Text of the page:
The International Complex Trait Consortium

Evaluation of Candidate Modifiers in the Sox10Dom Mouse Model of Hirschsprung Disease

Ron Chandler, Ashley Cantrell, Sarah Owens, Michelle Southard-Smith

Vanderbilt University, Division of Genetic Medicine, Nashville, TN 37232-6304 USA

ABSTRACT
 
The Dominant megacolon mouse (Sox10Dom) is a model of aganglionic megacolon that arises from mutation of the neural crest transcription factor Sox10. Alterations in Sox10 cause deficiencies of NC derivatives including melanoblasts and enteric neurons that cause hypopigmentation (spotting) and absence of enteric ganglia in the distal gastrointestinal tract respectively. Sox10Dom mutants exhibit variability in survival due to megacolon when maintained on a mixed genetic background (C57BL/6J x C3FeLe.B6-a F1). We have used whole-mount acetylcholinesterase staining to document that differences in survival correspond to variation in the degree of intestinal aganglionosis. Our analysis of Sox10Dom congenic lines on the C57BL/6J and C3HeB/FeJ backgrounds show distinct differences in survival due to megacolon and aganglionosis indicating that genetic background influences the severity of NC phenotypes in this mouse model of Hirschsprung (HSCR) disease.

Mutations in SOX10 have also been described in patients with hypopigmentation and deficiencies of enteric neurons classified as Waardenburg-Shah-Hirschsprung (WS-HSCR) disease. Interestingly variation of aganglionosis penetrance and severity has been described between human family member that carry identical mutations in the SOX10 locus (Pingault et al., 1998; Southard-Smith et al., 1999). This variation in human families and in the Sox10Dom mouse model suggests modifier genes influence development of neural crest derivatives in both man and mouse.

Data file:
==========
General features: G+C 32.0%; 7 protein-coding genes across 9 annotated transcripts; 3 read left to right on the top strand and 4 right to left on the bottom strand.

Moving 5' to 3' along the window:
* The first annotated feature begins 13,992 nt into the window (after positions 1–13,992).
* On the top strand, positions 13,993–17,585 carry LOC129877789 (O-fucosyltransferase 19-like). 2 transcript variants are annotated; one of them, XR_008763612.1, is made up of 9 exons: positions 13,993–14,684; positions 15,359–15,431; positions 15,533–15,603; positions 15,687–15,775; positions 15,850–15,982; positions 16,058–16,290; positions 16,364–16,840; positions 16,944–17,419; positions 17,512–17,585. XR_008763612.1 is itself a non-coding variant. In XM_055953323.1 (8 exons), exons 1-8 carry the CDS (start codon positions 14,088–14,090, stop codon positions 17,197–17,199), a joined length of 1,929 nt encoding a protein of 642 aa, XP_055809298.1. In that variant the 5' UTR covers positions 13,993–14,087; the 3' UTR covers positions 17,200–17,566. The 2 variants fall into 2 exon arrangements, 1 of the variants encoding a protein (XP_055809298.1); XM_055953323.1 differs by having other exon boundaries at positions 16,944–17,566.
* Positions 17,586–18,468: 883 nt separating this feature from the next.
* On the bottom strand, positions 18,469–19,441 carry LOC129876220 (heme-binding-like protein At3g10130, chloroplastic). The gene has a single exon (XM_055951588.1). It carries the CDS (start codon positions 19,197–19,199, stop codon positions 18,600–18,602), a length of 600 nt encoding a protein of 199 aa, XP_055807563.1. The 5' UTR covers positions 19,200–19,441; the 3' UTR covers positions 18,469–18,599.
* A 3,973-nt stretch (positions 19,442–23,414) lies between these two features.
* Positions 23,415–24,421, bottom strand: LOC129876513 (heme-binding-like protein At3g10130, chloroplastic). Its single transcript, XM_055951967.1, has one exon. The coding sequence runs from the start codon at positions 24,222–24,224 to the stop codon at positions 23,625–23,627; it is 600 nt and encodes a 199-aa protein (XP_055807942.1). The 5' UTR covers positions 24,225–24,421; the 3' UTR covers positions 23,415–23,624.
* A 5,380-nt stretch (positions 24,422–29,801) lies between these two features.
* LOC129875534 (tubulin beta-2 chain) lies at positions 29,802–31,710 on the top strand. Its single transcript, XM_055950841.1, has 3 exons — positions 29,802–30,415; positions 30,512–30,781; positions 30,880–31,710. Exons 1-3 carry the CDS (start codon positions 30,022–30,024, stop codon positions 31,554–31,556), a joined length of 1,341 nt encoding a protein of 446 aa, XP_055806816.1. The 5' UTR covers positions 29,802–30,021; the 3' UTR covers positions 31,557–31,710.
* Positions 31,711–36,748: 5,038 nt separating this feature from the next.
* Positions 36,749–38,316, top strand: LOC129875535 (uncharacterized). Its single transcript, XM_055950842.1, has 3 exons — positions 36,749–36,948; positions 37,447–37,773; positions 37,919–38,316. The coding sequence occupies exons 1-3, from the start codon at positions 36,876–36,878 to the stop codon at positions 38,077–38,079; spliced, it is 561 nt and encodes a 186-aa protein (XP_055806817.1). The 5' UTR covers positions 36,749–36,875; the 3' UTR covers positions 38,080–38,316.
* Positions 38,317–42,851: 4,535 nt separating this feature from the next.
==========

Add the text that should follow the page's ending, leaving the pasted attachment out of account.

We are using extended pedigrees of Sox10Dom mice on a B6C3F F1 genetic background to evaluate potential interactions between Sox10 and candidate modifier loci for their impact on aganglionosis. Candidate modifier loci have been selected based on either their known involvement in HSCR or their role in neural crest development. Simple Tandem Repeat (STR) markers closely flanking each candidate locus have been generated from mouse genomic sequence and tested for polymorphism between the B6 and C3F strains. Our candidate locus markers are being applied in genotyping the extreme phenotypes from our B6C3F.Sox10Dom pedigree. Our initial cohort of animals from this pedigree have been stratified based on whether they exhibit little or no megacolon and thus survive to old age or die secondary to severe megacolon in the early postnatal period. Genotype information from our candidate STR markers is being used to evaluate associations between alleles at each candidate locus and severity of megacolon. We will present our initial findings of gene interactions that modulate the severity of aganglionosis between Sox10, other NC transcription factors and signaling pathways that are relevant to HSCR. These analyses are designed to identify the genetic interactions that contribute to variation in neural crest phenotypes.

[This work has been supported by a Research Scholar Award from the Howard Hughes Medical Institute Research Resources Program for Medical Schools (HHMI/76296-525802), a Foundation for Digestive Health and Nutrition Research Scholar Award, and by the National Institutes of Diabetes, Digestive and Kidney Diseases (1 RO1 DK60047-01)]